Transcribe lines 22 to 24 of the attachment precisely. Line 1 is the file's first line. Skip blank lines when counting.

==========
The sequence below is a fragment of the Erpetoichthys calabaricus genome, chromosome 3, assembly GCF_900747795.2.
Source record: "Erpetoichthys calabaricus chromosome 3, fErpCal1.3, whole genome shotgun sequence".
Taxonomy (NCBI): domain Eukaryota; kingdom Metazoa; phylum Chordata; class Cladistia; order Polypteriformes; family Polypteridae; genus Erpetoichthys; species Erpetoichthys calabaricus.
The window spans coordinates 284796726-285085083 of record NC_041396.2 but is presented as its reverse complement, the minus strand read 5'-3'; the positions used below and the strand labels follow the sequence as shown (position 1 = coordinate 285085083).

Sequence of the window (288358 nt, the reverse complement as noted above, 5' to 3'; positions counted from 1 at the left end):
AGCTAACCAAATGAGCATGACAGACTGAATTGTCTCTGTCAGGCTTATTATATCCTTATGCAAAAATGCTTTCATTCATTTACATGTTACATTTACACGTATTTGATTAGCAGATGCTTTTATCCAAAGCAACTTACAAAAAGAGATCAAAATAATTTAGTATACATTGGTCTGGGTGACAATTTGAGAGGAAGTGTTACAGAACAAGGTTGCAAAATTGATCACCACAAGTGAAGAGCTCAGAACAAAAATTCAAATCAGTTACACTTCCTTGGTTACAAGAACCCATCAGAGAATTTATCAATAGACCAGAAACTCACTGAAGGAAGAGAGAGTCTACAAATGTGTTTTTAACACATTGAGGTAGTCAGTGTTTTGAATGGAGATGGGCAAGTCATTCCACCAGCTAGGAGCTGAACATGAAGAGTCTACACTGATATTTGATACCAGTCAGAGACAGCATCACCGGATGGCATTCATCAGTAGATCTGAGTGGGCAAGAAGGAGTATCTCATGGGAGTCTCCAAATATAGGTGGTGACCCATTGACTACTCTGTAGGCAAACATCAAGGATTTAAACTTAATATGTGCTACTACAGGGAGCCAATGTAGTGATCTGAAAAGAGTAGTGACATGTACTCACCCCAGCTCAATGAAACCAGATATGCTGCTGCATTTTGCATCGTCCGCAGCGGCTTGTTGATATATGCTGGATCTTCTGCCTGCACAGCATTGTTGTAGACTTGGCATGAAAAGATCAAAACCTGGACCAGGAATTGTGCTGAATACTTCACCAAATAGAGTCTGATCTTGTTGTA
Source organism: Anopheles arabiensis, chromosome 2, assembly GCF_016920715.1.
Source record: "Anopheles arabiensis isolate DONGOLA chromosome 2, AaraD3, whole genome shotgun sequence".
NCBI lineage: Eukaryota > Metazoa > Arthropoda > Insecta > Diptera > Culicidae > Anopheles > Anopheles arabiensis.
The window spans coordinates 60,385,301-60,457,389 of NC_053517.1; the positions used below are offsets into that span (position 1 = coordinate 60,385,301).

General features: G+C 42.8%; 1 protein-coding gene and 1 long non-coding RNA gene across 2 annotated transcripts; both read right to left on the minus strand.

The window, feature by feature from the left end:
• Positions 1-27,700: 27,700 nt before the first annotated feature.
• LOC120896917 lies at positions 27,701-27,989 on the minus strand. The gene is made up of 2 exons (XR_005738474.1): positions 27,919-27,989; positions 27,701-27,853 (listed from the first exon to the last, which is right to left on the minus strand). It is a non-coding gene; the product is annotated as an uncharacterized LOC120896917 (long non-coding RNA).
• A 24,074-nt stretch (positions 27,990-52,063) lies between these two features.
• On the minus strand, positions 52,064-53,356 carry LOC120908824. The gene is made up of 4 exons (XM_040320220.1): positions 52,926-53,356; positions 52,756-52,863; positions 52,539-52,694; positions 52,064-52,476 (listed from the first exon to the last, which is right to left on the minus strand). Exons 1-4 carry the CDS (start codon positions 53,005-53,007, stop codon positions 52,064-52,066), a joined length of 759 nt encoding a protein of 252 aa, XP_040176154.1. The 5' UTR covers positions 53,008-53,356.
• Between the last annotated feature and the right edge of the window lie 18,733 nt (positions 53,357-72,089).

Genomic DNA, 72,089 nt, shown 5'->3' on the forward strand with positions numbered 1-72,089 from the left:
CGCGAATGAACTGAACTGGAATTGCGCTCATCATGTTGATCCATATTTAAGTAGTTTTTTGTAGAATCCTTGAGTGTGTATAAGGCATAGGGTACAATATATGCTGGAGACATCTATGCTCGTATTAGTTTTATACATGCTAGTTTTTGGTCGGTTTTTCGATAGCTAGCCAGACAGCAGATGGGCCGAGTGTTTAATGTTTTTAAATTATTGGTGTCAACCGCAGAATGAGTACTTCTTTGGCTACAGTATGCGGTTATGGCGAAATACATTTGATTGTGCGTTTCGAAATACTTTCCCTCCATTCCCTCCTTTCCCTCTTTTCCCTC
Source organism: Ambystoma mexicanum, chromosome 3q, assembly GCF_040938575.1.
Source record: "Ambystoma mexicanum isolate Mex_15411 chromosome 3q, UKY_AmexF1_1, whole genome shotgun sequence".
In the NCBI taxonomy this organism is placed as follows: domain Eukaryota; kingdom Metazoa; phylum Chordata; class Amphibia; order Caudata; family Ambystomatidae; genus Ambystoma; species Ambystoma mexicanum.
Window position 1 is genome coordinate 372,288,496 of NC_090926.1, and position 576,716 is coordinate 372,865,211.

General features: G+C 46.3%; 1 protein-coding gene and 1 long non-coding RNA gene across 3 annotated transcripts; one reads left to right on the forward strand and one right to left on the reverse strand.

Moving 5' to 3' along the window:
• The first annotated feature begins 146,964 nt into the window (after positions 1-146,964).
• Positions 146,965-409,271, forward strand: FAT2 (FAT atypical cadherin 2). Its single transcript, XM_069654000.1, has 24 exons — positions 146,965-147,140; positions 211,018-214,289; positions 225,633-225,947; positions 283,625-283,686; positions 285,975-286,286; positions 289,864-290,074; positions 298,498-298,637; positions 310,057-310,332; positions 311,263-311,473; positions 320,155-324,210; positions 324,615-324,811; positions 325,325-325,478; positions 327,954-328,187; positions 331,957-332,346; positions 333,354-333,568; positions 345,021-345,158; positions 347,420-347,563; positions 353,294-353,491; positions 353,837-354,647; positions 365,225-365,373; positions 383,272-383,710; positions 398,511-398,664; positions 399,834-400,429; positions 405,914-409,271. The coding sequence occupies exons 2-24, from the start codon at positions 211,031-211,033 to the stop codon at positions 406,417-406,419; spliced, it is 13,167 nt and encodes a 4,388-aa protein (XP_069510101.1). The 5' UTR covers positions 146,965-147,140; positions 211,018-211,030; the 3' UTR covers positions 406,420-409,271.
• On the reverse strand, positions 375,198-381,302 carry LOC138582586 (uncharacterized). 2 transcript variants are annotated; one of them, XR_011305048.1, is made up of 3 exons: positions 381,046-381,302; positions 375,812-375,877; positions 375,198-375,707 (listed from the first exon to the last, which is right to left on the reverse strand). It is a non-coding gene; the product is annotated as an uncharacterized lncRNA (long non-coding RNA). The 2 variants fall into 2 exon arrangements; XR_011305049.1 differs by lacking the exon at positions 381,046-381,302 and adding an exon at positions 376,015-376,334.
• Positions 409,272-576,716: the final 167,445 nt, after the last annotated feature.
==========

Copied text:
In the NCBI taxonomy this organism is placed as follows: domain Eukaryota; kingdom Metazoa; phylum Chordata; class Amphibia; order Caudata; family Ambystomatidae; genus Ambystoma; species Ambystoma mexicanum.
Window position 1 is genome coordinate 372,288,496 of NC_090926.1, and position 576,716 is coordinate 372,865,211.

General features: G+C 46.3%; 1 protein-coding gene and 1 long non-coding RNA gene across 3 annotated transcripts; one reads left to right on the forward strand and one right to left on the reverse strand.